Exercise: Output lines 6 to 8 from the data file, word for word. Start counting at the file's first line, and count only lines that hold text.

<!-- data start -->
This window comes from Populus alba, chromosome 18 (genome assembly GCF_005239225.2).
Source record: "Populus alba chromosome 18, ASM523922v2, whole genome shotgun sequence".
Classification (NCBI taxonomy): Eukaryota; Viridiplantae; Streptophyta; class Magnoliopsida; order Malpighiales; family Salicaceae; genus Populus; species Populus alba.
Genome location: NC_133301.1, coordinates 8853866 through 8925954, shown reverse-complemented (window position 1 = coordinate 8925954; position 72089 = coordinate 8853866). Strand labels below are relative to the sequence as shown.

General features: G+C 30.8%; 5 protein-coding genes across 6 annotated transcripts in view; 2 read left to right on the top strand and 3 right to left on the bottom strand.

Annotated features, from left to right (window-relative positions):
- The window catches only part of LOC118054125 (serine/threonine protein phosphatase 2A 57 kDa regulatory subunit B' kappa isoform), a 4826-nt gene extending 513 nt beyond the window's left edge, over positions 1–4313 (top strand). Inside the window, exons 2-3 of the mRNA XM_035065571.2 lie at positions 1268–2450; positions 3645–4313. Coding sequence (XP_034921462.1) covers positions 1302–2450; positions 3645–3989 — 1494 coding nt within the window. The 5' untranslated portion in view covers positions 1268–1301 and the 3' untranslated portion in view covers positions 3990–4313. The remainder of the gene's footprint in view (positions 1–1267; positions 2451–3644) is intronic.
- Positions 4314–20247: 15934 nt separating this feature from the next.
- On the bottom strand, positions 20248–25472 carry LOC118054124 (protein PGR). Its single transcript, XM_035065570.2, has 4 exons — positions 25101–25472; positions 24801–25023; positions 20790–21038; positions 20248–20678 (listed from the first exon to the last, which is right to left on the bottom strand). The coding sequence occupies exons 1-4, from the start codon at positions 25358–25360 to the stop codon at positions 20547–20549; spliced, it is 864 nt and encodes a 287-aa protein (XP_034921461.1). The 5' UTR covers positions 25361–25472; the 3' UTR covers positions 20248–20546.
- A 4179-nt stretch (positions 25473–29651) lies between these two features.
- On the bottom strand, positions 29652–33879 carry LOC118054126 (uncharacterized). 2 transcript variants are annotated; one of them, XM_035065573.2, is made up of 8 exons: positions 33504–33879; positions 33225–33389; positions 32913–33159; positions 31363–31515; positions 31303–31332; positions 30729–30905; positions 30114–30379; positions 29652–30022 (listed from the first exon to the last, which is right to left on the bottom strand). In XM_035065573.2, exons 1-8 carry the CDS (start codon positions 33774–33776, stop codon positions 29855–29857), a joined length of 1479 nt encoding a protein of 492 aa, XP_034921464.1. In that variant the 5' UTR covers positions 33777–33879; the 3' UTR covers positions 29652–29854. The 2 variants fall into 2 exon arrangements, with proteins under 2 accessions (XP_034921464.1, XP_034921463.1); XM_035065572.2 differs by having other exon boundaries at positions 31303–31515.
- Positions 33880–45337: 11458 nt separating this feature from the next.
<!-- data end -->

Annotated features, from left to right (window-relative positions):
- The window catches only part of LOC118054125 (serine/threonine protein phosphatase 2A 57 kDa regulatory subunit B' kappa isoform), a 4826-nt gene extending 513 nt beyond the window's left edge, over positions 1–4313 (top strand). Inside the window, exons 2-3 of the mRNA XM_035065571.2 lie at positions 1268–2450; positions 3645–4313. Coding sequence (XP_034921462.1) covers positions 1302–2450; positions 3645–3989 — 1494 coding nt within the window. The 5' untranslated portion in view covers positions 1268–1301 and the 3' untranslated portion in view covers positions 3990–4313. The remainder of the gene's footprint in view (positions 1–1267; positions 2451–3644) is intronic.
- Positions 4314–20247: 15934 nt separating this feature from the next.